Is there any research/study/survey that looked at how much publishers charge authors if they want to make their books (textbooks or research books) open access?

I am most interested in the field of computer science, and English-speaking venues, but interested in other field and languages as well.

  • 4
    Where did you get the idea that publishers ever charge book authors money to make their book open access? I have never heard of such an arrangement and it does not seem like something a publisher in their right mind will propose or an author in their right mind will agree to. I know this happens with journal articles but book publishing is a different world with its own quite different rules. With book publishing (of the legitimate, non-vanity variety) money will only flow from the publisher to the author (usually in not very large quantities as was recently discussed here) AFAIK.
    – Dan Romik
    Mar 2, 2016 at 15:49
  • 1
    @DanRomik personal experience. Mar 2, 2016 at 15:50
  • 1
    Could that have been based on experience with a vanity publisher or predatory publisher?
    – Dan Romik
    Mar 2, 2016 at 15:53
  • 1
    @DanRomik No, happened with some renown publisher. Mar 2, 2016 at 15:54
  • @DanRomik if the book's being made OA, and thus has a negligible revenue stream, if the publisher doesn't charge the author (or author's institution, funding body, etc), how exactly are they going to get the money to publish it? In practice, this doesn't happen much at the moment - but conceptually, it's no different from an OA article publishing charge... Mar 2, 2016 at 16:31

2 Answers 2


For SpringerOpen to publish an open access book, author fees vary according to page length, where 525 words = 1 page, and costs start about €7,000.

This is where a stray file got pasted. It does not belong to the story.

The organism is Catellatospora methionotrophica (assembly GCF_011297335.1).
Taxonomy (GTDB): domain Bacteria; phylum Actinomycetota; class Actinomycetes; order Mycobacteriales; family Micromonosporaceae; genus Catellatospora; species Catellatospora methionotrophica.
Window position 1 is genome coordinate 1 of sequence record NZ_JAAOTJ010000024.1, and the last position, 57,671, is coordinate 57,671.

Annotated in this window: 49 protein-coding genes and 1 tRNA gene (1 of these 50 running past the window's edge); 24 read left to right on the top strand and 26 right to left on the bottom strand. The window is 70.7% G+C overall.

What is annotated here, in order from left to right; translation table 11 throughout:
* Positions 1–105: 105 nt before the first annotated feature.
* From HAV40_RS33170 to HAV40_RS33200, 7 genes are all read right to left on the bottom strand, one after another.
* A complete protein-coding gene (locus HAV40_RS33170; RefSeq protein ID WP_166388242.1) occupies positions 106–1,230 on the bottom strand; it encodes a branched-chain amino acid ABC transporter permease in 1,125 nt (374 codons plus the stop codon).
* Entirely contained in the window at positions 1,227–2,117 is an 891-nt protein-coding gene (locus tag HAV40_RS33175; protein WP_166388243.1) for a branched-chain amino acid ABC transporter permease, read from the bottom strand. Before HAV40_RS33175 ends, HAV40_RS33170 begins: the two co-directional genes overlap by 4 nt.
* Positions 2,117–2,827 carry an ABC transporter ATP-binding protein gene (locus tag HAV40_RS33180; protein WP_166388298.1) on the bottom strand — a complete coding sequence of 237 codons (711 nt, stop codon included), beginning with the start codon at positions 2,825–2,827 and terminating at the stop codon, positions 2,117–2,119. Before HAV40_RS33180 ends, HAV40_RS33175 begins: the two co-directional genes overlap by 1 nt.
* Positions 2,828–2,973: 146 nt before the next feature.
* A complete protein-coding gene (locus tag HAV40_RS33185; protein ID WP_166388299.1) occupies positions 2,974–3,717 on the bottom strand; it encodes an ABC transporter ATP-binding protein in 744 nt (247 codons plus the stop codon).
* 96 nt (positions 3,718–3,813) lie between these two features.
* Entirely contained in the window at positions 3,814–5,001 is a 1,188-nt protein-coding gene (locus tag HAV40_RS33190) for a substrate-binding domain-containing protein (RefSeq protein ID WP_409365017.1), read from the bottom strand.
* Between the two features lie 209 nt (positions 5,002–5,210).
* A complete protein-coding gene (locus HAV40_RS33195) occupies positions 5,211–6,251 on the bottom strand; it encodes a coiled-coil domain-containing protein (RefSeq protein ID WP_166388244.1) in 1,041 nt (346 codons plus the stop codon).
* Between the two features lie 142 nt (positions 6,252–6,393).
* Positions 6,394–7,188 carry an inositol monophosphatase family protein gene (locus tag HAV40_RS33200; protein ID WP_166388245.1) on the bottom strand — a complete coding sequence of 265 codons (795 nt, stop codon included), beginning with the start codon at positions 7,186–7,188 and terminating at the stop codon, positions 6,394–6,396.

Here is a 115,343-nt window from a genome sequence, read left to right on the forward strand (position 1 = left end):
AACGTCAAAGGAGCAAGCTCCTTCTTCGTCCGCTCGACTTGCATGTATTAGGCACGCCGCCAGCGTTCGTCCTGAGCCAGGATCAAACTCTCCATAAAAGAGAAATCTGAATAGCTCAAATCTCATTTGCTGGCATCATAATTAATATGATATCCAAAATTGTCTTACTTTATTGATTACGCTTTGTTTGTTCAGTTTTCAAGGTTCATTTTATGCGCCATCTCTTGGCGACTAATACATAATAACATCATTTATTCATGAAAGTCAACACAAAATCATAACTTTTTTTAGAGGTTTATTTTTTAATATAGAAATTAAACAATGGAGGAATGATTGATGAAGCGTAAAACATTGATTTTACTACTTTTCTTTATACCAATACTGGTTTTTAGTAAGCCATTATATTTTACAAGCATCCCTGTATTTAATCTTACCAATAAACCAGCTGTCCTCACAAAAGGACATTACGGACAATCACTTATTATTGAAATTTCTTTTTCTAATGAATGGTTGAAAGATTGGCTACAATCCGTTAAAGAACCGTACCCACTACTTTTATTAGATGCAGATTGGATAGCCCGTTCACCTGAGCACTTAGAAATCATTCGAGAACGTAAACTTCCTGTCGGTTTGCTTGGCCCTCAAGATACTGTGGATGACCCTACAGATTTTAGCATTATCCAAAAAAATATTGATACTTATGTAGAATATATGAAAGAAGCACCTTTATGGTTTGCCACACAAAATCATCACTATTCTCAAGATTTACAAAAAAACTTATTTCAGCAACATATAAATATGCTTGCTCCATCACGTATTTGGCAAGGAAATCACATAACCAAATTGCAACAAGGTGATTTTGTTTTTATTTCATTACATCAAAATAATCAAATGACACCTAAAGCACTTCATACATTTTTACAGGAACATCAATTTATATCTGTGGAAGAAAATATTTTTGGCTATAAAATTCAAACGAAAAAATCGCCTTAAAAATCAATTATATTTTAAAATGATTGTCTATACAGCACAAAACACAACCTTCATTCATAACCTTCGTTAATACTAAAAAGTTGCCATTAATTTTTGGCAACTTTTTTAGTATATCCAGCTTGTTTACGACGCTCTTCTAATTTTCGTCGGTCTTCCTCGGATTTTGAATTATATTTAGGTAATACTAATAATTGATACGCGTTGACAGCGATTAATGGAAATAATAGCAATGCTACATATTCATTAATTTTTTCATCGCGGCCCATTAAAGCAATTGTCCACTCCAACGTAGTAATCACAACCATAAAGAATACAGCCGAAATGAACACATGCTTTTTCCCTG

One option to publish a book for free would be to self-publish it using the open-source, free Open Monograph Press software.


The Costs of Publishing Monographs: Toward a Transparent Methodology was published earlier this year. It looks at the actual costs to publish rather than charges made by the publisher, but given the very limited size of the OA monograph market at the moment, this may actually be more useful. Given the relative rarity of OA monographs from mainstream publishers, it's likely that many are specifically negotiated on a case-by-case basis and general numbers are not available.

In terms of published charges, Ubiquity offer some indicative figures here, with the caveat that they will vary in practice based on length and other issues. These are probably at the low end of the market, and a traditional publisher is likely to charge more. There are more indicative figures in this report from OAPEN, ranging from under £3000 (Ubiquity) to above £10,000 (Palgrave).

As noted in the comments above, this will vary a lot by discipline and by the type of book - a scientific textbook and a humanities monograph are very different things with different markets, and this will influence what publishers are willing to arrange.

You must log in to answer this question.

Not the answer you're looking for? Browse other questions tagged .